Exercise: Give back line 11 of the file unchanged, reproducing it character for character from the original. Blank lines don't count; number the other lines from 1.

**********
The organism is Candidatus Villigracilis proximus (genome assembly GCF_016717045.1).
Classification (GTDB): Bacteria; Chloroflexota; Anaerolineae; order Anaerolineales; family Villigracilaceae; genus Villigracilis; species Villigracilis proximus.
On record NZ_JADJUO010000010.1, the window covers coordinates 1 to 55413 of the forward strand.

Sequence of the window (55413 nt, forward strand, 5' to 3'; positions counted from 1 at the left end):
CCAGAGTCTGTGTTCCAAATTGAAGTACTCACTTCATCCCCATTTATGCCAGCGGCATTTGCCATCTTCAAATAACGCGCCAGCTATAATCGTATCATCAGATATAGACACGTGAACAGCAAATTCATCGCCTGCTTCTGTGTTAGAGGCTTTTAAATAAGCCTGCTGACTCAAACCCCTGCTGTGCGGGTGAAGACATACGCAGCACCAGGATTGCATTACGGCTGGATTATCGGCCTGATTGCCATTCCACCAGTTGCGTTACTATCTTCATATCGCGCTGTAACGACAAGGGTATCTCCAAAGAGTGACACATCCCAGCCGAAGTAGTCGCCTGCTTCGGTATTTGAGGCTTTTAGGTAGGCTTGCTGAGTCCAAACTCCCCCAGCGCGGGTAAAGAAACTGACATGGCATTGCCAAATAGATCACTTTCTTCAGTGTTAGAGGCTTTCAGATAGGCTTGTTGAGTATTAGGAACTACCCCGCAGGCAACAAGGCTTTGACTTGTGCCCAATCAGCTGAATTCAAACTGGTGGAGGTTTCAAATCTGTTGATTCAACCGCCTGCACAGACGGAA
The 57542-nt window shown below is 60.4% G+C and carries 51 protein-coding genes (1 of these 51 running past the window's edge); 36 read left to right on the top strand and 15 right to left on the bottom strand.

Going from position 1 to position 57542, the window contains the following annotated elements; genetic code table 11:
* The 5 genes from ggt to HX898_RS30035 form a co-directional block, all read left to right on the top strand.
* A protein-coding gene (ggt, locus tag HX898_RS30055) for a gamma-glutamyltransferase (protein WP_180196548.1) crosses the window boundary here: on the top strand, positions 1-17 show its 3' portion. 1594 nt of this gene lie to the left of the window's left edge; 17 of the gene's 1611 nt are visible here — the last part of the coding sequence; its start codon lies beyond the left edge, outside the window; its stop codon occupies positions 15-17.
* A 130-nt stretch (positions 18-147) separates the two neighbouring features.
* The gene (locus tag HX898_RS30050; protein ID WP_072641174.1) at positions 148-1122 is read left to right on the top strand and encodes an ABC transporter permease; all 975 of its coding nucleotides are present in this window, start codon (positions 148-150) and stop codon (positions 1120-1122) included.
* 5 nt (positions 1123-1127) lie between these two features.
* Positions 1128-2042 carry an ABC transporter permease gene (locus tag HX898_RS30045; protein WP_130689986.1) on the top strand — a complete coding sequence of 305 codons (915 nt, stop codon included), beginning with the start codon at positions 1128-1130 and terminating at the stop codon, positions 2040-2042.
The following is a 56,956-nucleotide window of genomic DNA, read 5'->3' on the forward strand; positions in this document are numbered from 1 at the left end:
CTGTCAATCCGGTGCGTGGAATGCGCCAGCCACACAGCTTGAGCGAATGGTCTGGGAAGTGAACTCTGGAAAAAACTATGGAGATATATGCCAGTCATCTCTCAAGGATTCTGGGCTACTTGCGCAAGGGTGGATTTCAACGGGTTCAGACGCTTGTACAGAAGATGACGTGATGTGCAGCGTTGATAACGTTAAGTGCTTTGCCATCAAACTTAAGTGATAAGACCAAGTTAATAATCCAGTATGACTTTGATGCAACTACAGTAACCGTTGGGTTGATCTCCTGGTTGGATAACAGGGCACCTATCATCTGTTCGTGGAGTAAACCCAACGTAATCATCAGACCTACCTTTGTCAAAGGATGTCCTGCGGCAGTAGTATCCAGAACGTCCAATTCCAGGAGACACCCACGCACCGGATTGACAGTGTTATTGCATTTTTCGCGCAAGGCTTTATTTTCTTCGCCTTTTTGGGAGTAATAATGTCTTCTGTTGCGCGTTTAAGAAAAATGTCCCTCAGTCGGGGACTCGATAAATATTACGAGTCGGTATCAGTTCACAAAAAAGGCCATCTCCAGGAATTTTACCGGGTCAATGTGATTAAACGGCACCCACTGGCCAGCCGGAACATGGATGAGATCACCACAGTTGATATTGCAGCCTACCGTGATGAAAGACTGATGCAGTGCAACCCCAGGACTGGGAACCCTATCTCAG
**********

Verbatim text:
* The gene (locus tag HX898_RS30050; protein ID WP_072641174.1) at positions 148-1122 is read left to right on the top strand and encodes an ABC transporter permease; all 975 of its coding nucleotides are present in this window, start codon (positions 148-150) and stop codon (positions 1120-1122) included.